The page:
How Do Artists Develop New Products and Services?

By Paul Bindel

In 2010, at the height of the recession, when a friend admitted to considering grad school for  literature, I begged him to turn around. Of course, I’d nerded out on Emily Dickinson and African postcolonial lit on my own degree a few years earlier, but I was left more indebted than inspired and wound up hustling at a coffee roaster and homeless shelter to pay the bills.

Six months later, between coffee bean deliveries, my coworker Chloe found out I could write and walked straight up to the owner: “Did you know this guy has a fucking English degree?” The one thing I was most embarrassed of, my professional chagrin, ended up leading to a raise and my first writing project: a barista training manual.

While I didn’t become a full-time technical writer, I did get better at translating skills from one context to another. I had to learn how to see all the skills I’d already developed as valuable and build from there.

Most creatives understand the challenge of pivoting and repackaging. Your chosen medium may be oil landscapes or three-act plays, but how do you distribute—and make money on—your work right now? And if your medium is term limited (like dance) or site dependant (like installation art), how do you develop other revenue streams? I spoke to three artists who created new paths for themselves along their way to finding creative (and economic) fulfillment.  

If you’ve ever felt bittersweet fuzzies before the Robin Williams mural on 14th Ave, or taken a shameless selfie at a “Love This City” mural in RiNo, Golden Triangle or the Arts District on Santa Fe, you’ve seen SoGnar Creative Division’s colorful work. Today, their clients include Denver Zoo, Denver Public Schools, the Broncos, Budweiser and many towns across Colorado. Their journey to large-scale murals, however, was far from direct.

SoGnar’s founder Pat Milbery was a pro snowboarder, so his company took the best parts of that culture—music, gnar and art. Their submarine logo spoke to an underground aesthetic and DIY ethos: “We were communicating tons of guerilla marketing: stickers, wheatpasting and a lot of propaganda. For the first handful of years, very little of what we did was done with permission.”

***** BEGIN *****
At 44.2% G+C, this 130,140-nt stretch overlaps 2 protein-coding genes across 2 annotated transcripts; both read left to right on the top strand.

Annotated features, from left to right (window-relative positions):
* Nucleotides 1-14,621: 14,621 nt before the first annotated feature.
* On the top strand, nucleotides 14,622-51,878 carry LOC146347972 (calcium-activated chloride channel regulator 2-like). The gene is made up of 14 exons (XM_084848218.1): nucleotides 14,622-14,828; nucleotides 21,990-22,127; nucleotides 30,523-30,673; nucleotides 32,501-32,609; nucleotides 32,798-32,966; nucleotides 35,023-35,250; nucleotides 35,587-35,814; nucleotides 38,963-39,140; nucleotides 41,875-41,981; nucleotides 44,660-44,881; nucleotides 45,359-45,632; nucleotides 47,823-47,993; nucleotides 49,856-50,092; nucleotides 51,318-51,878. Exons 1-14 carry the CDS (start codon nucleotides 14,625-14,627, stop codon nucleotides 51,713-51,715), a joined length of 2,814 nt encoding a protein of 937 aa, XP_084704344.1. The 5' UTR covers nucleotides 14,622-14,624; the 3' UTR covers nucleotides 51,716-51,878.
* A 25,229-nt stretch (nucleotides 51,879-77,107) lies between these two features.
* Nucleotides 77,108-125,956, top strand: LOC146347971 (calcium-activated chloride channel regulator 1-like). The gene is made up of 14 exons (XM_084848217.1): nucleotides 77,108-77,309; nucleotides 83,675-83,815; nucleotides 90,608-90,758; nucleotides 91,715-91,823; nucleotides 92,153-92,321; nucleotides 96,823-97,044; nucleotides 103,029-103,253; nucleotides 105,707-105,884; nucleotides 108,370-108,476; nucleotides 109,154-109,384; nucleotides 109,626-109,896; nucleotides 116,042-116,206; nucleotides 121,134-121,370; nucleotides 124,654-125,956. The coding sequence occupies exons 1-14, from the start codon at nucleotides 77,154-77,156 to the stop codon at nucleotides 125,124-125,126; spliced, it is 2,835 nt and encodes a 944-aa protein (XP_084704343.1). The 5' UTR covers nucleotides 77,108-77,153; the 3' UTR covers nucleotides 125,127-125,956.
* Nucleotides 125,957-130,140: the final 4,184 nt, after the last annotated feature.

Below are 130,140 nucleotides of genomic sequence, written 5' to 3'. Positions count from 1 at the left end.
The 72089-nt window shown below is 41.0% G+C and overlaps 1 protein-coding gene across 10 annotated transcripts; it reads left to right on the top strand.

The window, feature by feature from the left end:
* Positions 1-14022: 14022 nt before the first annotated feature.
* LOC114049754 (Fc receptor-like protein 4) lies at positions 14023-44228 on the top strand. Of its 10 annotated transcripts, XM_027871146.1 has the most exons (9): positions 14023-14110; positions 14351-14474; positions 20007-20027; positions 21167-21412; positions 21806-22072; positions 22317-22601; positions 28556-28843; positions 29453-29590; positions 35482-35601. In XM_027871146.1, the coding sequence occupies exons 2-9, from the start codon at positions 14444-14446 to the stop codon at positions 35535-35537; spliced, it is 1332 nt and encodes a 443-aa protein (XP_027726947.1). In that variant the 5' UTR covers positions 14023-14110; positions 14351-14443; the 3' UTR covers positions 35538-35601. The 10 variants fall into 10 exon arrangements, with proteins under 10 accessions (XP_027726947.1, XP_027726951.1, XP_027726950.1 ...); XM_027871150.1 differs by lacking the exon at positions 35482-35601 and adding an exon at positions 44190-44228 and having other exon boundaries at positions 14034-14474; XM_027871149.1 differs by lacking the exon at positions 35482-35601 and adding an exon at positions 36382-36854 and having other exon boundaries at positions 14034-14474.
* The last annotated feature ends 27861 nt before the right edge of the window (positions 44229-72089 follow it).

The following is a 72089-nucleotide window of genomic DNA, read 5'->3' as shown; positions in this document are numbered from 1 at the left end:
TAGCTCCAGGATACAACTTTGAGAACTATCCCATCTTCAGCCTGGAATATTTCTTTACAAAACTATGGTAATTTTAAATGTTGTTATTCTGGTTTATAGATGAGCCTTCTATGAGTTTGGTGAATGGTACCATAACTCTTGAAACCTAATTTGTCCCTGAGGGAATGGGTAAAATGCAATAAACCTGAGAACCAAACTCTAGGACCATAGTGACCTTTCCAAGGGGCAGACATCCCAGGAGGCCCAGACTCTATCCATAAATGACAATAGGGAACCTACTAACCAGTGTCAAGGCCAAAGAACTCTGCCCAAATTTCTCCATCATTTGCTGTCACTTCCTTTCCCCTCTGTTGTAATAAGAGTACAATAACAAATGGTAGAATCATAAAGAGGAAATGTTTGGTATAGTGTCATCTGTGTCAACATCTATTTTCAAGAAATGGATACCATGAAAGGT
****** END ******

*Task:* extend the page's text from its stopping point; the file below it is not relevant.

Milbery’s athletic success inspired a snowboarding camp for kids and multiple collaborations with sports and marketing companies, effortlessly shuttling from designs and prints to in-store and experiential installations.

To switch to full-time art, though, Milbery had to leave the sport behind. “As much as I loved what I was doing, I saw a bigger calling. I was scared because it was a shift in image. If we pulled out of the [snowboarding] market, would people still have our back?” (Spoiler alert: they did.)

Denver artist Kaitlin Ziesmer, whose work straddles the line between illustration and fine art, never expected to be designing merchandise—but now buttons, pins, books and stickers are part of her regular monthly income.

“I started making products so that my friends could afford my work,” Ziesmer says, “I was surprised that I really enjoy designing packaging. From a practical standpoint, the better the packaging, the better it would sell. It makes creating the work that much easier, less dependent on selling originals. Selling originals is awesome, but you can’t rely on it.”

Now that Ziesmer’s work is available in eight different Denver stores, she can finally afford a studio, which has boosted her art production. Recently, she began creating sculpture and even murals, including a PBR-sponsored polar bear on Colfax Ave.  

If you’re looking to break into the retail world, Ziesmer explains, most stores will either offer consignment—paying you monthly or quarterly when your work sells—or wholesale: paying you in a lump sum. Be sure to ask how often you’ll get paid and how much you’ll make (splits can range from 50/50 to 70/30, with the store taking more for overhead). Ziesmer says her biggest lifesaver has been a spreadsheet that tracks her payments. If a store owner forgets to send a check, her spreadsheet reminds her to send a gentle reminder. Finally, you’ll need to know if the store will be tracking inventory, or if you’ll need to come by and refill it yourself. Before a big art project comes up, Ziesmer calls her vendors to see if they’re well-stocked, so she can put her full attention on her art.   

At the same time, the risk of others exploiting your innovation is real. This happened to Ethan Bach from Alt Ethos, an experiential design company: “We developed an interactive mirror for live events, but this year, three to four similar products came out that claim to do it better.” His solution? Double down on what makes your offering unique. For Alt Ethos, customer service and sustainability give them an advantage over other creative companies.